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As always, you can also go to the dedicated Al’Rashad site.
I’ve been running an ad campaign for Al’Rashad for the past couple of weeks on Project: Wonderful and it has been an interesting experience to see what has proven to be a worthwhile investment. A lot of my initial predictions about which comics would prove the best advertising space have been correct; a lot have not been correct. Meandering thoughts follow:
1. Ad size and placement matter. This is probably so obvious that it does not need to be said, but: leaderboard ads at the bottom of a page are less effective than leaderboard ads at the top of a page. Skyscraper sideboard ads get less effective the further down the page they are. Half-banner ads with less visual real estate are less effective than leaderboard ads that are twice the size. And so forth. This was most dramatic on Girls With Slingshots, where I had a half-banner ad running and which received over two million page-views of the ad itself, but a clickthrough rate that was abysmal. On top of which, while my banner and halfbanner ads were, I think, quite elegantly designed, the leaderboard and skyscraper ads were just better: more art illustrating the fantasy world concept more dramatically, the opportunity to use a cool slogan (“Welcome To The Next Grand Adventure” – I went full Stan Lee on it), etc.1
2. Site selection is harder than it looks. I had a shortlist of sites I wanted to consider advertising on, either because I admired their work or because I thought they’d have a reader base more inclined to click through or both. Many of these ideas did not work on the metric I was using, which is “cost per clickthrough.”2 Girls Without Slingshots, for example, was a relative failure, even if I do love Danielle Corsetto’s work and felt her audience might be receptive to an LGBT/minority-friendly fantasy adventure (the ad campaign started the week of the Alric reveal). Axe Cop was an outright failure: expensive, very few clicks. Hark! a Vagrant and Dinosaur Comics (both of which I wanted to advertise on because, hey, fellow Canadians) were both mediocre advertising opportunities. The Jinxworld forums underperformed sharply and I kept those ads up for “visibility” longer than I should have done. The Giant in the Playground forums were, on the other hand, solid performers throughout, and my MVP turned out to be Gunnerkrigg Court, which sent me engaged comic readers at excellent price points.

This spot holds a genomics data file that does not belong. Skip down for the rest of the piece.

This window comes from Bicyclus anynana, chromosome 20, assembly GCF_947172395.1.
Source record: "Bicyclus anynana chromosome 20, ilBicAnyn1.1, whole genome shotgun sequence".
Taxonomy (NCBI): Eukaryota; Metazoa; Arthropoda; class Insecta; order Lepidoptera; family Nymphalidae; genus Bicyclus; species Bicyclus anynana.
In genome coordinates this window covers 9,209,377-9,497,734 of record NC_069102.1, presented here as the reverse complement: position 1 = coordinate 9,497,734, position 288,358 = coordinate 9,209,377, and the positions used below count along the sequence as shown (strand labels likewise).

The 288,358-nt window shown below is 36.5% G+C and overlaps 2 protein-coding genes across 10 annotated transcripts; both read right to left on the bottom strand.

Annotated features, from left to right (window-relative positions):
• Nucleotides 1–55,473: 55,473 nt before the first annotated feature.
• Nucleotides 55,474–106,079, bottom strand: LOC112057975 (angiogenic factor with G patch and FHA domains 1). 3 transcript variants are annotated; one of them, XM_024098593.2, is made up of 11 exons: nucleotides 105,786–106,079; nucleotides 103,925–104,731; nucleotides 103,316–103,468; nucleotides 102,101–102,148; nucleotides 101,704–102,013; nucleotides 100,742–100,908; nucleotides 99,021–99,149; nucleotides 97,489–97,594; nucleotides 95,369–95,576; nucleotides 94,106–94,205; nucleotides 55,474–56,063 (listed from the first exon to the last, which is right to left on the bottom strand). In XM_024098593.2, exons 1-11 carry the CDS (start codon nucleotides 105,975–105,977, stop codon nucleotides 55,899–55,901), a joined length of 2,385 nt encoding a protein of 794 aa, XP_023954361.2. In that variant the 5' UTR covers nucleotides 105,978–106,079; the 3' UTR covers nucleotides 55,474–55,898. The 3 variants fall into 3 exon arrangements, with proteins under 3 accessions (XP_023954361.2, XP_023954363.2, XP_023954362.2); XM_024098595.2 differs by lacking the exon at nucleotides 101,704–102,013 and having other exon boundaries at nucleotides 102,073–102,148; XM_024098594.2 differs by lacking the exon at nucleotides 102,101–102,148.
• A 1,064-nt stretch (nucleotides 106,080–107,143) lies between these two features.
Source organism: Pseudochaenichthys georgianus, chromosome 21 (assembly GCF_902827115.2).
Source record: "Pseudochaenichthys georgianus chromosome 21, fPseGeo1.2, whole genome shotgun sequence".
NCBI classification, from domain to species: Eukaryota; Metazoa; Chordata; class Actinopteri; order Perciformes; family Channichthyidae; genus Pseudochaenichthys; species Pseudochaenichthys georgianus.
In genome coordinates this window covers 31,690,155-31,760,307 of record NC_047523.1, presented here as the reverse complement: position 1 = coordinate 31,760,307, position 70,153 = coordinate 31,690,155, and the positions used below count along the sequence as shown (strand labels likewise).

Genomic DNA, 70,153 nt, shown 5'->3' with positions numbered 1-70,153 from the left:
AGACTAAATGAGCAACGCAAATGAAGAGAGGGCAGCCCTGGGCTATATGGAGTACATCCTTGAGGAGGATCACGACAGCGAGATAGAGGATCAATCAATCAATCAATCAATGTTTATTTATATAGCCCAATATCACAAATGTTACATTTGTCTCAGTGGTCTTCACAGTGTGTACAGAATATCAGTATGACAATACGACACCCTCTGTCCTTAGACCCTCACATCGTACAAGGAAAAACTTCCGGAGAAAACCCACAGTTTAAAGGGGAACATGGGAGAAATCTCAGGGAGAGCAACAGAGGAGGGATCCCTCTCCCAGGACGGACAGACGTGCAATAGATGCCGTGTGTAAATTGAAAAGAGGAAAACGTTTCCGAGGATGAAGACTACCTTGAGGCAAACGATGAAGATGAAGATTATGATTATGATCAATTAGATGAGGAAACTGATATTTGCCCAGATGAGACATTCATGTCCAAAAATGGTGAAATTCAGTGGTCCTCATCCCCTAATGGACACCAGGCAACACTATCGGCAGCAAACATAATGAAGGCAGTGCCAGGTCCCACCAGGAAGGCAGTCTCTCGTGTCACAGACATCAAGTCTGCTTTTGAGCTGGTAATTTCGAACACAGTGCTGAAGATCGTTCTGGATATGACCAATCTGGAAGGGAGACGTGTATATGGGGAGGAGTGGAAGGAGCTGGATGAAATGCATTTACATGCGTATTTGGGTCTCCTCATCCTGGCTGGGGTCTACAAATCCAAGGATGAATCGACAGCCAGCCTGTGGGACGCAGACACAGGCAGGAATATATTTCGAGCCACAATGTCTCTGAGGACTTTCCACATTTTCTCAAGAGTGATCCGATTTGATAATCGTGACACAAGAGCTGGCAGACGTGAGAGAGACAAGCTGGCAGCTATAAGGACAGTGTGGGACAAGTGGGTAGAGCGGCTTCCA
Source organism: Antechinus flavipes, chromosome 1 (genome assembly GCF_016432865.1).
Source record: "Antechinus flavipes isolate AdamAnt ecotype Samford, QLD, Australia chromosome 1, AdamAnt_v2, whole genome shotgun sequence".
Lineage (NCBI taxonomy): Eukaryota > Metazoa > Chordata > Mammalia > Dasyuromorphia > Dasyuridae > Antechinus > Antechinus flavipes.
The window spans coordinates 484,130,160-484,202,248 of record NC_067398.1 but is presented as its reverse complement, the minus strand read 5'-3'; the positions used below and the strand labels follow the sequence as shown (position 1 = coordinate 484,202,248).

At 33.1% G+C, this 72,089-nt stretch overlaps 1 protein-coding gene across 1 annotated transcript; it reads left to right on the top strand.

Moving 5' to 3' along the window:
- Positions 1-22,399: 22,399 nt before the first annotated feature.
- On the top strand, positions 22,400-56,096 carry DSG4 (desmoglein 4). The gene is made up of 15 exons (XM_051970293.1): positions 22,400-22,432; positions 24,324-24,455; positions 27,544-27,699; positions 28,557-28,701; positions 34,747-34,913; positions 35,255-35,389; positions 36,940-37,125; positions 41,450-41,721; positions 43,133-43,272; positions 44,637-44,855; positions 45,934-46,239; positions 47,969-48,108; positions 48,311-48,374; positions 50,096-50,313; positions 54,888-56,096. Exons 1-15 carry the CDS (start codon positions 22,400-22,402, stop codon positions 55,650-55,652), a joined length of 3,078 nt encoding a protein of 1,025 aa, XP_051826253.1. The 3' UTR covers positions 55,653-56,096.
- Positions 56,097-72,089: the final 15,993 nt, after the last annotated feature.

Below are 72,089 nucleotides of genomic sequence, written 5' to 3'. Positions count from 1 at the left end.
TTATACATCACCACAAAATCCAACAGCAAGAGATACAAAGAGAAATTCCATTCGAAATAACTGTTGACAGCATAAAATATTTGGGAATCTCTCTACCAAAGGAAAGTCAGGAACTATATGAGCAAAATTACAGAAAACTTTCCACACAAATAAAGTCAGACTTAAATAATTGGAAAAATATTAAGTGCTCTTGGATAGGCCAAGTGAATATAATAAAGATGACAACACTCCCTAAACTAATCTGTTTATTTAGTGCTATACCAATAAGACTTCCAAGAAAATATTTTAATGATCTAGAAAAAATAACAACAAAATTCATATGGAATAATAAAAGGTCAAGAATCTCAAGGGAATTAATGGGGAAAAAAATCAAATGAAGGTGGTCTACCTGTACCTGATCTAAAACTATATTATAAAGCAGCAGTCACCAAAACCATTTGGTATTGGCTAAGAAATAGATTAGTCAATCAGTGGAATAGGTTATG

3. Avoid overpriced traffic. Early on I decided that I wanted to concentrate on getting clickthroughs as efficiently as possible, and gave myself a certain level of expense per clickthrough in order to make that happen: I wanted the largest number of potential readers as opposed to the more nebulous “let’s raise our public profile” objective some people want out of an advertising campaign. The problem with this is that a lot of PW traffic is so overpriced that getting efficient clickthroughs becomes nearly impossible. H!AV and Dinosaur Comics are both good examples of this: the problem was not that they didn’t send me a reasonable number of clicks as compared to total unique readers visiting their sites, but that because they are Stars of the Webcomic World, the price for those clicks was too expensive; I mean, if I get an engaged reader for my comic, I don’t care if they came from Dinosaur Comics or a furry porn website.3 And those two comics weren’t nearly as bad as Questionable Content (insanely expensive, never justified the cost) or Saturday Morning Breakfast Cereal (high-priced, reader base didn’t really transfer) or, and this surprised me a lot, Oglaf. I thought Oglaf readers would be a lock to enjoy Al’Rashad but, although they sent a reasonable number of readers my way, not nearly in the numbers I expected given their readership nor did those readers come at an affordable price point.
All of this said: the advertising campaign was quite a success and readership of the comic has clearly spiked in a sustainable way, because – and I say this with a bit of ego at least – there’s a lot of good comic for people to read, and that’s the most important thing.